A Brief History of the Royal Tournament
On 11th June 1880, The Times published the following notice:
‘A Military Tournament and Assault-at-Arms is to be held from 21st to 26th inst. At the Agricultural Hall, Islington. The Competitions, which are 53 in number, are to be open to all the regiments within range, and the profits are to be given in aid of the Funds of the Royal Cambridge Asylum for Soldiers’ Widows. They include tilting at the ring, sword v. bayonet, lemon cutting etc. This is the first time that a general tournament of this kind has been organized. Among the Patrons are the Prince of Wales, the Duke of Connaught, the Duke of Cambridge and Prince Edward of Saxe-Weimar. Major-General E. S. Burnaby, M.P. is the hon. sec.’
The precise origins of the Tournament are not exactly clear however tradition suggests that the idea originated at the National Rifle Association meetings on Wimbledon Common in the 1870’s. The meets attracted volunteers from across the Victorian Army. Although stories of a Military Tournament held to entertain the competitors at Wimbledon have been muted for years, contemporary newspapers do not record such an event.
However, it is known that sports meetings were held at Wimbledon to amuse the troops during the period between the end of the shooting and the prize giving. The events included tug-o-war, tent pegging, tilting at the ring, slicing the lemon and bayonet exercise. All of which appeared in the first Tournament of 1880.
The initial Tournament was not financially successful, however a donation was made to the charity and subsequent Tournaments began to draw the public in large numbers. In addition to the competitions, bands played during the performance to entertain the crowds. In 1882, the first Musical Ride was performed at the Tournament - Video 1shows the Musical Ride of the Household Cavalry at the 1988 Royal Tournament.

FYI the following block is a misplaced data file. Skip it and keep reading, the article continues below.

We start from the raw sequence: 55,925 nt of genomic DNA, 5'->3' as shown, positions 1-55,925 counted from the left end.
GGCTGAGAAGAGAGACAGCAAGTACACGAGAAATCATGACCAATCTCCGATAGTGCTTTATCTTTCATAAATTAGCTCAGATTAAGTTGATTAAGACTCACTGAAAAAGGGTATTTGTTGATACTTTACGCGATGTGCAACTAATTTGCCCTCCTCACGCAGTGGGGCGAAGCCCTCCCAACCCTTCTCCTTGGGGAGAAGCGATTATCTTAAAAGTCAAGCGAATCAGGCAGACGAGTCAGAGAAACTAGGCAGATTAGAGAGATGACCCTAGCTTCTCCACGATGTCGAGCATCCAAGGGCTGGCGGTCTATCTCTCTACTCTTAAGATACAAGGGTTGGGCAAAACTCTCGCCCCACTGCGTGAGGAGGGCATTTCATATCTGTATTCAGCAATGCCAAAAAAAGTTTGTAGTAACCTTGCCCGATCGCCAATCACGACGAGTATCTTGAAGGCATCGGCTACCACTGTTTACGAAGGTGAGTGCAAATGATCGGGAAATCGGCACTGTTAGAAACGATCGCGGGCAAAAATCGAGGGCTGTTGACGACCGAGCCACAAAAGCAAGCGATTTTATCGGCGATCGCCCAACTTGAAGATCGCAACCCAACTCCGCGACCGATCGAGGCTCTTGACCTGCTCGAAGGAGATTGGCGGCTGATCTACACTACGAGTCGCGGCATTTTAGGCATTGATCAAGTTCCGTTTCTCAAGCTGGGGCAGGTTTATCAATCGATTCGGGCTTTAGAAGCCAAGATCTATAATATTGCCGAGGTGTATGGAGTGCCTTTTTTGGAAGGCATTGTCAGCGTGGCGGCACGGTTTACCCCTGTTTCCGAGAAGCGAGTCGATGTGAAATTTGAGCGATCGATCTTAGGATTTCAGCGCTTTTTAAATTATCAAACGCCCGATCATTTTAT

The first Musical Drive by the Royal Artillery was performed at the 1896 Tournament at the Agricultural Hall, Islington. The Musical Drive was a popular part of the Tournament until 1999. The King’s Troop Royal Horse Artillery was formed in 1947 on the instruction of King George VI, the troop performed at each Royal Tournament until 1999. Video 2 shows the King’s Troop at the 1985 Royal Tournament.
The Tournament remained at the Agricultural Hall until 1905 when the Tournament which by now included participants from the Royal Navy marked the Centenary of the Battle of Trafalgar. In the following year, the Tournament relocated to Olympia in West London. The larger venue could accommodate more spectators and allowed for even bigger arena displays.
In 1896 the first “all-naval” display appeared in the programme of the Tournament, which comprised of cutlass drill and field gun drill by forty ratings from HMS Excellent. In 1907, the Royal Navy staged the first Inter Command Field Gun Competition at the Tournament. Video 3 below shows a run between Devonport and the Fleet Air Arm from the 1988 Royal Tournament.
The Tournament continued at Olympia until the outbreak of the Great War in 1914. It returned in 1919 following the armistice, with the addition of the newly formed Royal Air Force. The RAF provided a variety of displays over the years, Video 4 shows the RAF Regiment in 1998.
The Tournament was staged annually at Olympia between the Wars and became a highlight in the London scene. Various acts made their debut at the Tournament including the Royal Signals Motorcycle Display Team, now known as the White Helmets.
The Tournament once again closed its doors for the duration of the Second World War. Audiences returned to Olympia in 1947 for the first post war Tournament. In 1948 another display made its debut at the Tournament, the Royal Air Force Police Dog Display Team performed at the Tournament on a number of occasions between 1948 and their disbandment in 1994.
On 14th September 1998 the Secretary of State for Defence, George Robertson announced that the 1999 Royal Tournament would be the last.
The last Royal Tournament opened on 20th July 1999 and played to full housed at every performance until 2nd August. Following the 1999 run, the Royal Tournament entered the history books after 120 years.
From 2010 to 2013, ABF The Soldiers' Charity staged the British Military Tournament at Earls Court. The project was led by the last Chairman of the Royal Tournament, Major-General Sir Evelyn Webb-Carter.
Video 1 - 1988 Royal Tournament - Musical Ride
Video 2 - 1985 Royal Tournament - Kings Troop RHA
Video 3 - Royal Navy Field Gun Competition 1988
Video 4 -Royal Tournament 1998, RAF Regiment